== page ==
Ideal Cities, such as Frank Lloyd Wright’s Mile High Tower The Illinois (pictured here), and Le Corbusier’s City of Tomorrow have fallen out of fashion in recent years. But the rise of the smart city and the notion of the instrumented district together with our current concern for Future Cities is beginning to resurrect such theories. The current editorial (click here here) in Environment and Planning B deals with these ideas and inquires into the optimal size for such ideal cities. In fact the ideal city and its close economic comparator the optimal city are long-standing issues that I discuss in this short note with respect to questions of how we measure such optimality. There are two main approaches. The oldest is the visual approach – ideal cities tend to be geometric purities – as developed at their pinnacle during the Italian Renaissance while the second is concerned with optimal city size – optimal populations – that range from Plato’s 5040 to Ebenezer Howard’s ideal garden city of 30000 to Le Corbusier’s City of Tomorrow at 3 million. I deal with some of these issues in this editorial but the question of how all this relates to the smart city is something that I do not discuss. I will blog about it soon. I also need to note that the journal in which this editorial is published is now owned by Sage and the journal’s new web site with its contents including the editorial are here.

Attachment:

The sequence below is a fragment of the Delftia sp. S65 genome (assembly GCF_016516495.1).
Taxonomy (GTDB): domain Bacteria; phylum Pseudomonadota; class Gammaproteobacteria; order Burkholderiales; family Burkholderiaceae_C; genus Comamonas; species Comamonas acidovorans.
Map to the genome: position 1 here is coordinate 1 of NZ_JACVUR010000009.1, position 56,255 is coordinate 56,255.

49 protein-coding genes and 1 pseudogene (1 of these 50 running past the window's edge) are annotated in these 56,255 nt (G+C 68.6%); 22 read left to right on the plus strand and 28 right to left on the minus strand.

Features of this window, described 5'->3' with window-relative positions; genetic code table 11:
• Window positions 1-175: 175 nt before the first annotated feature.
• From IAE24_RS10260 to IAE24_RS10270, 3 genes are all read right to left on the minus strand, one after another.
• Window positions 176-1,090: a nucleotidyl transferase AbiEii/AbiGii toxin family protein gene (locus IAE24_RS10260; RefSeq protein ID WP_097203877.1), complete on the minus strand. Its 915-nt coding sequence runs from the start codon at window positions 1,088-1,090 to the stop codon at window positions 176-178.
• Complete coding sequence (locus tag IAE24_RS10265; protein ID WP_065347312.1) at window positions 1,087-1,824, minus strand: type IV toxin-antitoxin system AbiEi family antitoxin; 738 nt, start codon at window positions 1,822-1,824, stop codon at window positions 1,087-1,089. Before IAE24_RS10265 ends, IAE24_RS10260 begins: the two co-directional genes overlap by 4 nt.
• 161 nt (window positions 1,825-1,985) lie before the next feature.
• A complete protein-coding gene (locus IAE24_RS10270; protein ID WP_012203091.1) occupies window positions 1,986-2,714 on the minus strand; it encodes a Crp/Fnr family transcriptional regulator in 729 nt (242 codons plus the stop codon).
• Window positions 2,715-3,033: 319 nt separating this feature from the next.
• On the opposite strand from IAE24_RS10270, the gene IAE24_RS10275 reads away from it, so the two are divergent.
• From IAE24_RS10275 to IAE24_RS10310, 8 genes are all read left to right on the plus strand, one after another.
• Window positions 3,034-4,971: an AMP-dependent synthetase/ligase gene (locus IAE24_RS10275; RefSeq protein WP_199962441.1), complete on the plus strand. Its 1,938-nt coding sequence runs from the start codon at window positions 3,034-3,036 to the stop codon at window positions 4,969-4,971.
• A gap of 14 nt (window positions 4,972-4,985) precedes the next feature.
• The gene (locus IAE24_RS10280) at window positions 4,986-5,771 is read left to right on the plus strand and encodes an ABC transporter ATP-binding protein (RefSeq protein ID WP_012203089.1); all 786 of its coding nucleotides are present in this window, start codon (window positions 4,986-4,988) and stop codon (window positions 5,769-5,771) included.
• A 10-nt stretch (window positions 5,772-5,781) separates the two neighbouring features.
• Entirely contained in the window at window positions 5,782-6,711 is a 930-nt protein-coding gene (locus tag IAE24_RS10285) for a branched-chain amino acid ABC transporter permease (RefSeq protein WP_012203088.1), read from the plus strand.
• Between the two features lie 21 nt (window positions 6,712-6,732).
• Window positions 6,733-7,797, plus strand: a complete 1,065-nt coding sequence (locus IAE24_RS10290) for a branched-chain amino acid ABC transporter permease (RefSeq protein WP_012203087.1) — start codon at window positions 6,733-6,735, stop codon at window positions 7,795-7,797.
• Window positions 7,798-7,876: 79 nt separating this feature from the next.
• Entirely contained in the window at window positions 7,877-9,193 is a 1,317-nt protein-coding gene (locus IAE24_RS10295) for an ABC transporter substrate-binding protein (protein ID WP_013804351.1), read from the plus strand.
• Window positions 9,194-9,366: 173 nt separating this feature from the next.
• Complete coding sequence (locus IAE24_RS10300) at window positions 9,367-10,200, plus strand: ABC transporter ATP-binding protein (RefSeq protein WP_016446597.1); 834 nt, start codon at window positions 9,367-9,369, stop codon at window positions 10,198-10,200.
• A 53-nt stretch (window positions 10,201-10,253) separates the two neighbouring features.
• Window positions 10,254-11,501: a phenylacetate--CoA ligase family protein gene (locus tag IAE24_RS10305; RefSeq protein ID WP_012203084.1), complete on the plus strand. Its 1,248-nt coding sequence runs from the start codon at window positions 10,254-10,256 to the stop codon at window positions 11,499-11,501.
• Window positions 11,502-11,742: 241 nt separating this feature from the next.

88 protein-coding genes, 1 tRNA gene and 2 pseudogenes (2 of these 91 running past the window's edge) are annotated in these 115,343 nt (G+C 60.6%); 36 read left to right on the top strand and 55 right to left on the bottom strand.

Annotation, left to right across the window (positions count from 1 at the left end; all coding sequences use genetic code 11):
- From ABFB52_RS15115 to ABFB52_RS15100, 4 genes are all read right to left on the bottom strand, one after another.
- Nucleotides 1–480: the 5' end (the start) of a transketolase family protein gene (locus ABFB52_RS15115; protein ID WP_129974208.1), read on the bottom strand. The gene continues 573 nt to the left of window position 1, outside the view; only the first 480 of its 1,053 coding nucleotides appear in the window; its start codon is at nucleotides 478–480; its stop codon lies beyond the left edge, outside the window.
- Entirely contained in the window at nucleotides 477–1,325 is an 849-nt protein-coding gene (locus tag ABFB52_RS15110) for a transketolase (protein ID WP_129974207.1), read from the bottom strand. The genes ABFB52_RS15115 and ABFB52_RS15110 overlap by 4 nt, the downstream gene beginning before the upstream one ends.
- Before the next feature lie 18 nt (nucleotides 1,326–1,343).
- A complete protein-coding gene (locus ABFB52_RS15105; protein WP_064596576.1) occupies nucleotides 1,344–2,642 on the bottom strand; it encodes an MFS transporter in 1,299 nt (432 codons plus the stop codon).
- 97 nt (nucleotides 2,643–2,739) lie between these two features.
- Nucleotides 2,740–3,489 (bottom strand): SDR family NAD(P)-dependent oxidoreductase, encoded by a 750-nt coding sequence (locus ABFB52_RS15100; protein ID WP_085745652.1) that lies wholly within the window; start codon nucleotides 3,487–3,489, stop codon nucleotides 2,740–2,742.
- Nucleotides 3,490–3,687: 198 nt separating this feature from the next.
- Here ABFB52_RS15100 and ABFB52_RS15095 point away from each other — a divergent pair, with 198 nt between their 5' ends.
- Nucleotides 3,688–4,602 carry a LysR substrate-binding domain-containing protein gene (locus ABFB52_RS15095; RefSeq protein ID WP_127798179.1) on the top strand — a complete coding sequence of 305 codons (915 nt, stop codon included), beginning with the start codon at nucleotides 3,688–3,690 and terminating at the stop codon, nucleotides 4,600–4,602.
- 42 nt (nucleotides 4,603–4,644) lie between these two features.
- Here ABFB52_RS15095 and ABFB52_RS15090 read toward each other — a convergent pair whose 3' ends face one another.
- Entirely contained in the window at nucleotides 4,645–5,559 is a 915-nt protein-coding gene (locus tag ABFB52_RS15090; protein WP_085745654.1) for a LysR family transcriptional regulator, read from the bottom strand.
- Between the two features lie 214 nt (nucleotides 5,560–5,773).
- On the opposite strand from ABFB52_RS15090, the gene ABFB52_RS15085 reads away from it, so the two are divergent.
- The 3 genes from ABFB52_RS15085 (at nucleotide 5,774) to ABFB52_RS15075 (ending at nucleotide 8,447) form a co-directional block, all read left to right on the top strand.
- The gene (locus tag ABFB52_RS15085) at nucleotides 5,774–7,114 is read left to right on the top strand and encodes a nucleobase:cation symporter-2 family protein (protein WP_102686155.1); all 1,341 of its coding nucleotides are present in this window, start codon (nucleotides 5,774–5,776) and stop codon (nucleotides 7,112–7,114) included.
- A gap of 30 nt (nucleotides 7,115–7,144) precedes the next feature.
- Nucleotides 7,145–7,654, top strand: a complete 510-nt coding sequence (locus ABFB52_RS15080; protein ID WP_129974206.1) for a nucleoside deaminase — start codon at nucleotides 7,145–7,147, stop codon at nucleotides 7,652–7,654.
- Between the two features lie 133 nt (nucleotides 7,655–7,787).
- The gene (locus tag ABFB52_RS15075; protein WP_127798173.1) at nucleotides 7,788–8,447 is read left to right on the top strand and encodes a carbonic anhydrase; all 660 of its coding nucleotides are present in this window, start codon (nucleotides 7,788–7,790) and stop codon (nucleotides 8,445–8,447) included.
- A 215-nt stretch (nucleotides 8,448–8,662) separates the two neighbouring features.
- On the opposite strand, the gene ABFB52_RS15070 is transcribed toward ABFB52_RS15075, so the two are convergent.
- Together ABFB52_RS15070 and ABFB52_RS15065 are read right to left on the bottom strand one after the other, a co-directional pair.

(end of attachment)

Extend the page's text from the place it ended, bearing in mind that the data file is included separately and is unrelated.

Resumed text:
Clementine Cottineau initiated our work on paradoxical interpretations of urban scaling laws using the example of the French city system. The paper is now on the arXiv and you get it by clicking here or going direct to the arXiv. Scaling laws for cities are controversial and the furrow that we have ploughed here in CASA argues that the definition of the city system is all important in measuring the effect of scaling. If the definition changes, so does the scaling. Scaling is an intriguing concept and the notion that as cities grow they get more than proportionately richer has many policy implications which fly in the face of the small is beautiful movement that dominated city planning for most of the last century. Here Clementine Cottineau and colleagues have unpicked the city system in France, showing much the same that we derived for the UK city system or rather England and Wales which we reported in our interface paper: namely that evidence of superlinear scaling for income and other creative industries is volatile and ambiguous. There is much more we might and will say about this topic but a key issue that we are thinking hard about is what happens to inequality as cities get bigger.